|I was both kind of surprised and not surprised to discover that every two years the good folks at the Texas State Historical Association publish the Texas Almanac. This biennial beast clocks in at around 3 pounds and 700+ pages. Despite covering the history, geography, economy, agriculture, politics and demographics of just one state, it is only 300 pages shorter than the World Almanac! |
Even more shocking is that the Texas Almanac has been around since 1857! Twelve years after Texas statehood, early editions of the Almanac focused on politics, civics, and eyewitness accounts from historical events like the Texas Revolution, the nine years (1836-1845) of Texas being its own country, and the early days of statehood. While there have been years without an edition, for the most part the Almanac has been a longstanding tradition varying in length, focus, and publisher.
For a trivia and place-based buff like myself, this book is an absolute gem. There are spreads devoted to maps and data about each of the 254 counties; synopses of key dates in Texas history, and lists of famous people from and events occurring in the state. If you have a hankering to test your Texas history knowledge (and really, who doesn’t?!), you can play along online here.
If you aren’t quite ready to buy the 2020-2021 version, you can get a free electronic version of the 2018-2019 edition.
But as every good pundit and demographer knows, Texas is not a place that will stand still for long. According to state demographer, Lloyd Potter, Texas is leading the county in population growth, growing faster and adding more people than any other state. During a recent interview on the public radio program Texas Standard, Potter notes that:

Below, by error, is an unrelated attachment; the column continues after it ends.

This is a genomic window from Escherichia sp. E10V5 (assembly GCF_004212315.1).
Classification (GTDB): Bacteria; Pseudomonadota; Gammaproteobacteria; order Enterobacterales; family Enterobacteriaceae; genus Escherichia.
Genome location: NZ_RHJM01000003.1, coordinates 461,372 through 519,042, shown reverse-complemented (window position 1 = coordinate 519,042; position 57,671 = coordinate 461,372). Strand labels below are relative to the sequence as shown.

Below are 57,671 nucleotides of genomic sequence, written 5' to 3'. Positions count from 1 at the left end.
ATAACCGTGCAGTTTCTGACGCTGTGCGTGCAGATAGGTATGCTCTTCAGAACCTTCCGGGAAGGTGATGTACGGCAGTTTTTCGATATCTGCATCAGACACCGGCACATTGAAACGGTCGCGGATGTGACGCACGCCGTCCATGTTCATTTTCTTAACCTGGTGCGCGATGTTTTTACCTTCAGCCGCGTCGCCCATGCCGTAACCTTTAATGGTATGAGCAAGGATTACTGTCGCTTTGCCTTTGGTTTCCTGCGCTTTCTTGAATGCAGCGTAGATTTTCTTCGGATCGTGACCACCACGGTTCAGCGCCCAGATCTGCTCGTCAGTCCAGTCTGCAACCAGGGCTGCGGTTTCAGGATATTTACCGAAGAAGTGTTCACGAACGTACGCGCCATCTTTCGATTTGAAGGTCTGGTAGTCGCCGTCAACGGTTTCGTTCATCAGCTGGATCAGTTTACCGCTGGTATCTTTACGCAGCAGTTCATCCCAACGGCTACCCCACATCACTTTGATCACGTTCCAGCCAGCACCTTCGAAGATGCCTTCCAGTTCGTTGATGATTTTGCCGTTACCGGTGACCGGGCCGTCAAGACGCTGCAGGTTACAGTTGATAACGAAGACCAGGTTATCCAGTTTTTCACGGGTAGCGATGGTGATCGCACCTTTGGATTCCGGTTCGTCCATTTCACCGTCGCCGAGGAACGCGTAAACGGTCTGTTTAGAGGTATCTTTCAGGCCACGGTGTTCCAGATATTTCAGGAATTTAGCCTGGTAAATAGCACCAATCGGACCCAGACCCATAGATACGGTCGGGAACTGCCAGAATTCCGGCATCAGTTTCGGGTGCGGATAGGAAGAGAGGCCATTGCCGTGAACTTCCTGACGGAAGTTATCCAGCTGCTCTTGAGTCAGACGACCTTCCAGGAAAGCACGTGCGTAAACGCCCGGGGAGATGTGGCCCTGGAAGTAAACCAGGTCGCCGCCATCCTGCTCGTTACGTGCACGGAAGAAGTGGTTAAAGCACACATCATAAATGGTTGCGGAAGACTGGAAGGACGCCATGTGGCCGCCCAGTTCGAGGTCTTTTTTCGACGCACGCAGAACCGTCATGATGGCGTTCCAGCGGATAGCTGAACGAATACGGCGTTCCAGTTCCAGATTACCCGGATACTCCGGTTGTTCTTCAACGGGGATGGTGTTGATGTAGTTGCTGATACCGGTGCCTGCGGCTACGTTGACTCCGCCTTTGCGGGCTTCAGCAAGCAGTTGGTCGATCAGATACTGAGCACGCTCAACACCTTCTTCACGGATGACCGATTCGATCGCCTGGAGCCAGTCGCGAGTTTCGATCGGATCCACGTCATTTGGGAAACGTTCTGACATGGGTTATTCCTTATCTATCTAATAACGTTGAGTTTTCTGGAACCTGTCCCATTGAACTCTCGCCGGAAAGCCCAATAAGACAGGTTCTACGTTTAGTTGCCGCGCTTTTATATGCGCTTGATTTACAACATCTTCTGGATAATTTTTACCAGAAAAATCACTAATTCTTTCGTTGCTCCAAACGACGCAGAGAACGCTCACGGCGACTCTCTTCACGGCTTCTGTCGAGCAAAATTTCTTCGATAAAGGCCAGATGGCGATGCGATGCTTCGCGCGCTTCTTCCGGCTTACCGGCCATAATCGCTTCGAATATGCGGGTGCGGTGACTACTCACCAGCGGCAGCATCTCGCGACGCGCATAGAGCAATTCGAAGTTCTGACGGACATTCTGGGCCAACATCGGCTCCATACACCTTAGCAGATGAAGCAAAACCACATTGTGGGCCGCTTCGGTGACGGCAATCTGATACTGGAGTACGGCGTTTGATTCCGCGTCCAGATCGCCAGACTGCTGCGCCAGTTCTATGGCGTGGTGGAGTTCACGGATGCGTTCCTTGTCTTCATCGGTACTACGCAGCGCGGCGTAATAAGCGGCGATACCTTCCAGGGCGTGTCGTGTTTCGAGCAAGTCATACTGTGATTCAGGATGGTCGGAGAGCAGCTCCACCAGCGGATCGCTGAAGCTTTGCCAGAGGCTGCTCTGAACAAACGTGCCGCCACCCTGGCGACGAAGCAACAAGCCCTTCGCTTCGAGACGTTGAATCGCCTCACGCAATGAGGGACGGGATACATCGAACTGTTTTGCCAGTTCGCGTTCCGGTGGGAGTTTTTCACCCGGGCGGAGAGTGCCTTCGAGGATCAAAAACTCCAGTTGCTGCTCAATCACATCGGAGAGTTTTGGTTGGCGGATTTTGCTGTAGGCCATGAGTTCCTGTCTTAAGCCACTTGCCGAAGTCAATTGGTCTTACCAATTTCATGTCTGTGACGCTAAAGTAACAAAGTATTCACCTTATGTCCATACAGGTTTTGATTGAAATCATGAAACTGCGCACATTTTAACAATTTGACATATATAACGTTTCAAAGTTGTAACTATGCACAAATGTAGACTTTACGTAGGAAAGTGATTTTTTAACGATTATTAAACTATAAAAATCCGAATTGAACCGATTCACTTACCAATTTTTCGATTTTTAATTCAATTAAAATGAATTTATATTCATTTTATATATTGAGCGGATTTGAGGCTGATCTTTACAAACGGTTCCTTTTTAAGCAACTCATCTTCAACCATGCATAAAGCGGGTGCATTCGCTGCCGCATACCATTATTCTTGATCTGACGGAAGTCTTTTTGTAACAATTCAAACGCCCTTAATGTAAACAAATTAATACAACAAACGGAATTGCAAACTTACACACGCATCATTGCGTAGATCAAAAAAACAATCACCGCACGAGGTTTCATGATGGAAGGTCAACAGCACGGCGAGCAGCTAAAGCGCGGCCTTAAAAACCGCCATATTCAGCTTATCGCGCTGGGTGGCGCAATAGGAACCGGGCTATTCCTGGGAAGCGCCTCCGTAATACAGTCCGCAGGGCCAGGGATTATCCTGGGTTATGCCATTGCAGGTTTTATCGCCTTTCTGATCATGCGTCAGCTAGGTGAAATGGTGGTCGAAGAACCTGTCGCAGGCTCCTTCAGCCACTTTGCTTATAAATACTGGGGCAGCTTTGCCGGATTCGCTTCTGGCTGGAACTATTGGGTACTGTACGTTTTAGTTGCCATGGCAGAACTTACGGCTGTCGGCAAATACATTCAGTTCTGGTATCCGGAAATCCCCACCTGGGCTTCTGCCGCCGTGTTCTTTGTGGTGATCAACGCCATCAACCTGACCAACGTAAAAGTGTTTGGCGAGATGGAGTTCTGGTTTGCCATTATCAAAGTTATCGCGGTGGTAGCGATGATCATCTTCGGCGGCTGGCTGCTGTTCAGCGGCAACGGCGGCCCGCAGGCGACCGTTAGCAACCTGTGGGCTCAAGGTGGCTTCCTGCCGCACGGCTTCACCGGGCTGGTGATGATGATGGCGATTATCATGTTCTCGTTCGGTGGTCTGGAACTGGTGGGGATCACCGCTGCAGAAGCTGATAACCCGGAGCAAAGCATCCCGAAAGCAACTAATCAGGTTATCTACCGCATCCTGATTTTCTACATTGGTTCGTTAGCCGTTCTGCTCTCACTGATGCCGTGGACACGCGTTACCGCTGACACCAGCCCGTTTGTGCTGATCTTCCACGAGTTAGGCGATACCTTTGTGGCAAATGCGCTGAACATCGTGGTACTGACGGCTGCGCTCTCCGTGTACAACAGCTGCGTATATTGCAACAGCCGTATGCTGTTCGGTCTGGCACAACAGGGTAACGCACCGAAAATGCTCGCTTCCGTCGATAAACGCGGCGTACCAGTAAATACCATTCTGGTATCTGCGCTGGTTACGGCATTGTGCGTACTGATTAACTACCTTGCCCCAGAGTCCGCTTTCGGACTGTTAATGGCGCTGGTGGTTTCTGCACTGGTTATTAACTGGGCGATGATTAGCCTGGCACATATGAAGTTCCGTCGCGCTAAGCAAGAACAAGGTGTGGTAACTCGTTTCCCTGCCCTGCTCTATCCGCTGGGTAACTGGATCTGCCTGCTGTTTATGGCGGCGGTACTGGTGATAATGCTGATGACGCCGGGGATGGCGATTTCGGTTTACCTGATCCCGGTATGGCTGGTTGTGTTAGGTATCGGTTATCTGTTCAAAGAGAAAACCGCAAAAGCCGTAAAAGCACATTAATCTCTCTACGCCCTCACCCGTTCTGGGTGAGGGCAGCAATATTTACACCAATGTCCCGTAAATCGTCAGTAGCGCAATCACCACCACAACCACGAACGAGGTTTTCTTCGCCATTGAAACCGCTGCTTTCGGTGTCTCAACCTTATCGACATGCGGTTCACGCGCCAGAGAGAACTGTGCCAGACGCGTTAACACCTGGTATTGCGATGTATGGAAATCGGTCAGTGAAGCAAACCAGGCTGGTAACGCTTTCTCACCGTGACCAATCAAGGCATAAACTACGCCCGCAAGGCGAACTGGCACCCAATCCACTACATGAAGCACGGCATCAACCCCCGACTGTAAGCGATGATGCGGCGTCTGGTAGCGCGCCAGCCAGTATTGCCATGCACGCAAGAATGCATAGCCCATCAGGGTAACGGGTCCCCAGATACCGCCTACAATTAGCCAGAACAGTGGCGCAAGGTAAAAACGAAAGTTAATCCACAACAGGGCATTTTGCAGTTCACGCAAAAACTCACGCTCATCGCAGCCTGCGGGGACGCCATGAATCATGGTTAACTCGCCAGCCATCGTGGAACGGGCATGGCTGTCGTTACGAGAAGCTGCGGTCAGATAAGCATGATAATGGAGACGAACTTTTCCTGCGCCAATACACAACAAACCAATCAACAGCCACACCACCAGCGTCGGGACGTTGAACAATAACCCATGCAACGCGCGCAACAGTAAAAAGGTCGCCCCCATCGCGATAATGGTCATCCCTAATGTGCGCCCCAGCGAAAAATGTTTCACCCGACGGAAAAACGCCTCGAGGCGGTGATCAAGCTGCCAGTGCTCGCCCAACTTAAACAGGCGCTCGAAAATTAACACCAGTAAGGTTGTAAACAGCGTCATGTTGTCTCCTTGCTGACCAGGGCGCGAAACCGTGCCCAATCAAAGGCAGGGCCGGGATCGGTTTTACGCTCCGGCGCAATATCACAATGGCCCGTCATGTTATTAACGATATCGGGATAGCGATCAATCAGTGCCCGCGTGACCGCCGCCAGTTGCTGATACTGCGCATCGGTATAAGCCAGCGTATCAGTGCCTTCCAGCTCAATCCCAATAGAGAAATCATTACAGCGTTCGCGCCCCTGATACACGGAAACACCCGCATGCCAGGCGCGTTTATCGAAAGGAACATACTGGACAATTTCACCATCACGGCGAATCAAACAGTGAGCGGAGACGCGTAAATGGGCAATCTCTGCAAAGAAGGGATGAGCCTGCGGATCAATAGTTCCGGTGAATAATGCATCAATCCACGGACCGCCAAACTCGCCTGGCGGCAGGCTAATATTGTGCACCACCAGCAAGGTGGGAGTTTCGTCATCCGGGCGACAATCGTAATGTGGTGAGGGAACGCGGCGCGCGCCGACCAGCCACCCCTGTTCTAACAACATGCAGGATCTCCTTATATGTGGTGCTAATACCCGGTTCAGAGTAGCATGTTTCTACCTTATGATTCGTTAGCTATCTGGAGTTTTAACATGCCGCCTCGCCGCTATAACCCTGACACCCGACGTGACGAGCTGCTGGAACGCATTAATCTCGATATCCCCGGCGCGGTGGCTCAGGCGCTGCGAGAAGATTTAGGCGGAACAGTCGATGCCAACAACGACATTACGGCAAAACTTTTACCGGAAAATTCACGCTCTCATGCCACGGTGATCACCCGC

“Texas’ population grows by about 1,000 people every day, half of these new Texans are babies born here. The other half are people moving to Texas: that’s a mix of people coming from within the U.S. and those coming from another country.”
Home to three of the top 10 largest cities in the United States (4th=Houston; 7th=San Antonio; 9th=Dallas, and Austin is 11th, inching towards San Jose.), Texas is constantly expanding, diversifying, and changing. So maybe it makes sense that a state that was once it’s own country publishes a self-referential almanac every two years. And maybe it’s just as important as in the early days of Texas statehood to be capturing the eye-witness accounts of this changing land.
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